Some good conversation led to Colin from TST colluding with The Albert to come up with a fantastic idea which might just work — afternoon gigs. Sunday afternoons, from about 2pm til 5pm playing light, Sunday afternoon-accessible music. Well that worked well enough and so they’ve even started Saturdays as well, but those ones are loud. But this one was a Sunday, with perhaps the quietest vocalist of them all, Southampton’s Mat Sweet, appearing here under his Boduf Songs moniker, which has been built up into a three-piece band for live performances, though keeping true to the aching simplicity which is at the heart of the project.
Some mystery lies behind just who exactly is pushing the buttons and twiddling the knobs on this first full length release by Plus Device. Is it a name producer or a knowledgeable new face? Is it a PR ploy or shyness? It doesn’t really matter, of course, if it’s decent.
After last year’s awesome I Hate T-Shirts That Say 1977 EP comes the third album from the ever-more interesting Aidan Moffat’s L Pierre. Following the announcement of the Arab Strap split at the end of last year, it is refreshing to hear that Moffat is striding forward strongly with his other project, and now with a fresh new direction it has grown in instrumental scope with Moffat not forgetting but working less on dance beat and effect orientated synths and moving to live drums and percussion, keyboards and harmoniums, also adding cello work from Alan Barr, double bass from Stevie Jones and trumpet work by Allan Wylie, making the project grow in size as well.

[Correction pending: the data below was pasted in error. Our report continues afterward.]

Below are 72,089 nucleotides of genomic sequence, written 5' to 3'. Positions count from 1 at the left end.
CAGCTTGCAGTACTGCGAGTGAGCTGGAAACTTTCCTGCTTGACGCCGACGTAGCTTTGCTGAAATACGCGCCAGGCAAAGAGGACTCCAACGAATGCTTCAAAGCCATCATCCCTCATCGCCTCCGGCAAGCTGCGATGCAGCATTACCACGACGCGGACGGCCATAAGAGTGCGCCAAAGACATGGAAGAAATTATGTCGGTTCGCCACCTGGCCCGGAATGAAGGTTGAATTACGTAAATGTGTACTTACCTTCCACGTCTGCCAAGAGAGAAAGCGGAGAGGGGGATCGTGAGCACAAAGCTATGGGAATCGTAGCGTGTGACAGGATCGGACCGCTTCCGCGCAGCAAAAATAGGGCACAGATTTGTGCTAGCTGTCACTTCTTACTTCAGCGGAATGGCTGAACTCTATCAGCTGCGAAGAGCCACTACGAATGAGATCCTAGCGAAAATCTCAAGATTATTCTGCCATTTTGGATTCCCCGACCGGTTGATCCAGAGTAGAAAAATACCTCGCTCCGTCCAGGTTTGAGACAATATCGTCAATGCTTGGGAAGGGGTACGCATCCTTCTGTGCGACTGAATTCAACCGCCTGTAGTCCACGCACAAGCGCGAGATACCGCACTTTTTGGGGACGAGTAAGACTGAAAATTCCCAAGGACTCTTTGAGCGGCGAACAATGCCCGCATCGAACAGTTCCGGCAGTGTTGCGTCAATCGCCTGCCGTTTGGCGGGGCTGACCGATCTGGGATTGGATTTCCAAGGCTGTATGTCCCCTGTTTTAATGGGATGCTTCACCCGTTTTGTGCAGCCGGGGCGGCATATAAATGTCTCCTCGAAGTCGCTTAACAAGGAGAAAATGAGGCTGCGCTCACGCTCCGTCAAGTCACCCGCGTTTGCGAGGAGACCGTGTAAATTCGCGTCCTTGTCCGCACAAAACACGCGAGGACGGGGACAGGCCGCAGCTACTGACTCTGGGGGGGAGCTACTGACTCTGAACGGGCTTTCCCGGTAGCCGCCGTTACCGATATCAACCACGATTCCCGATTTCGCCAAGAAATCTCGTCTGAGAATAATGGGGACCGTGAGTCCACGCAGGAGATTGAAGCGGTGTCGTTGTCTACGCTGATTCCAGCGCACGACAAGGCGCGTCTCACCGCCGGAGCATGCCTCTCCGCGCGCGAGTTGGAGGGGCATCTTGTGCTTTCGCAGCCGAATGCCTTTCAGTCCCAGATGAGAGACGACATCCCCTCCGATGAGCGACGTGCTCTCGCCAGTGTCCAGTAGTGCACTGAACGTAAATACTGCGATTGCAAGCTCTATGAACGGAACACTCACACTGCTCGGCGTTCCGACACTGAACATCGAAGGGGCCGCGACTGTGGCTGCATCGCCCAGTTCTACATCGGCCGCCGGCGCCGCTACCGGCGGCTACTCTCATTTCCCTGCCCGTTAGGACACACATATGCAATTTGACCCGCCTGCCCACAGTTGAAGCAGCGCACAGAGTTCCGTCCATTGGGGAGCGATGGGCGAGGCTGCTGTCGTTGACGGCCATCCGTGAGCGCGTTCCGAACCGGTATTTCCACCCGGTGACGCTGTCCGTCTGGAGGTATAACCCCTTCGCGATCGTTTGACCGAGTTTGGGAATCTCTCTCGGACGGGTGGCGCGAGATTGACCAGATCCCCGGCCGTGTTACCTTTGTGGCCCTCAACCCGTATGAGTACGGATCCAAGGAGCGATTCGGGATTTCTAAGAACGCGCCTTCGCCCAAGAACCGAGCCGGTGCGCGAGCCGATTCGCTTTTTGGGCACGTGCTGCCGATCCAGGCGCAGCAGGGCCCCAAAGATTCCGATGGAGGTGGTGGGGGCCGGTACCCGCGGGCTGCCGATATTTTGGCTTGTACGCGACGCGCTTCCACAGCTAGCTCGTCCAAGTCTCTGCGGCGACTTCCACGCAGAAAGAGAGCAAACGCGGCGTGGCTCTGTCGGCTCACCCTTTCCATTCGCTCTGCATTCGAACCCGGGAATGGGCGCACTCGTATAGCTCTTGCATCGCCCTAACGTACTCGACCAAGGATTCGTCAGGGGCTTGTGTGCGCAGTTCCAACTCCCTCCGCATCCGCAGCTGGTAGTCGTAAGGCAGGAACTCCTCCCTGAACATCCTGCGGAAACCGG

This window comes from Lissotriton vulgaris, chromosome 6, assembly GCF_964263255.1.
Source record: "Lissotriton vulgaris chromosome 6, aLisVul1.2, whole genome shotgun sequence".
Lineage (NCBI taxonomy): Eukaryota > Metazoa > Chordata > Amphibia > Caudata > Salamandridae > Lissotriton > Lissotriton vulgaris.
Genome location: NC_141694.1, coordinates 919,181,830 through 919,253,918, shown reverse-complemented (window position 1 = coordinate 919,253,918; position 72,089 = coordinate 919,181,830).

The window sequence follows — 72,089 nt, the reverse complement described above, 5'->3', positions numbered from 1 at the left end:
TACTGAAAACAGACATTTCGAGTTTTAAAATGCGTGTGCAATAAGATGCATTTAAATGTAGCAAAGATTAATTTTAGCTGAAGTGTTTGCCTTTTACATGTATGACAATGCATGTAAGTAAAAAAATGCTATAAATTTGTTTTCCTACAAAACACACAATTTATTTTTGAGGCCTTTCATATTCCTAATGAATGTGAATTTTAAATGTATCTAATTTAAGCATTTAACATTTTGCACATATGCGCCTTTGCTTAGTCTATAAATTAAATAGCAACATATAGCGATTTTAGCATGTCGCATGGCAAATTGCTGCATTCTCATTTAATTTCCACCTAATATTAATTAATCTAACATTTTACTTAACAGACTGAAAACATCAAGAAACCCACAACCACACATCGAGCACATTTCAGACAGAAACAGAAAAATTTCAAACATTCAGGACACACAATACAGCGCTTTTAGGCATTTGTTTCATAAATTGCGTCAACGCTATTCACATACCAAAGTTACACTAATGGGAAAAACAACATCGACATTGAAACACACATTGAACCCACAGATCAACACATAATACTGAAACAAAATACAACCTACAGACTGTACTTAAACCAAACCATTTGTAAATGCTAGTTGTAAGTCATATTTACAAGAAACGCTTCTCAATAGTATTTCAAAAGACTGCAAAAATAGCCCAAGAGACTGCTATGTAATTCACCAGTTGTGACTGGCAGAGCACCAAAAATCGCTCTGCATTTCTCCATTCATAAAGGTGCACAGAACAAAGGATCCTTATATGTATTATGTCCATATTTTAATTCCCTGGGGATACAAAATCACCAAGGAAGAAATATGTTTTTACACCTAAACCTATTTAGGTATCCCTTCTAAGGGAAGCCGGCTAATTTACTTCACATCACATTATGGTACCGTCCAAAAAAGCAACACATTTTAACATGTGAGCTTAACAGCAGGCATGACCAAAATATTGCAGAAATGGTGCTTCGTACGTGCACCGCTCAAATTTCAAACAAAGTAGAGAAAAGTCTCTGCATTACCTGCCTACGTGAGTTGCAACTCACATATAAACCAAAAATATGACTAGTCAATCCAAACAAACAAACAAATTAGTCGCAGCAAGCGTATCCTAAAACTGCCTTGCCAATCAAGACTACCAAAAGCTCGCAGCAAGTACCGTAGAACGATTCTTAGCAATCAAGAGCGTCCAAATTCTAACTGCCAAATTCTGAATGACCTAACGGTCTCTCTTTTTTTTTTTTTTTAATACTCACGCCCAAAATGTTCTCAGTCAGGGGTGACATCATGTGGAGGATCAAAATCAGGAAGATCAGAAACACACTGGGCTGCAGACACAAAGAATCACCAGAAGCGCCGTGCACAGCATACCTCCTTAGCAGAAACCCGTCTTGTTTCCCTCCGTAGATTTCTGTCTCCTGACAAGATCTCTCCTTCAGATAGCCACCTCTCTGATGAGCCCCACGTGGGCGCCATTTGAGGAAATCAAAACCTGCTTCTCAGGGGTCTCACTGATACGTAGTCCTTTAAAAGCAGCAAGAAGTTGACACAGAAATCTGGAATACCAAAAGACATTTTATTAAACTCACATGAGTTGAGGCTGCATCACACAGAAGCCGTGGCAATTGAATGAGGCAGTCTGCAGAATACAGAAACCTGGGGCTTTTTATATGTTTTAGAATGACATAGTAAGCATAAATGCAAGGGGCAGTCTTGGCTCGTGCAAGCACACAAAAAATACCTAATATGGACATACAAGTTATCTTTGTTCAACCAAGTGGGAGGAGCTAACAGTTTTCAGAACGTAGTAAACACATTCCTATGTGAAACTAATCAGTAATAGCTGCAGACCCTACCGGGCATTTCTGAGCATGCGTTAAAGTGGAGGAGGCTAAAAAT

Bedecked all Christmaslike, the festive season adding an extra tint to the glam aspirations the venue, Brighton’s Sussex Arts Club played a welcome host to the Brighton’s Finest Songbirds Christmas Special. Due to the unavailability of billed support act Jane Bartholomew the night kicked off with the middle act songbird Cordelia Fellowes, who was quick to point out that her set was not in fact her set but a performance of a band of which she is just one part. She is undoubtedly the frontwoman of her group though, the Gypsy Squat Pop Project, as her stong voice and presence powerfully leads the songs forward.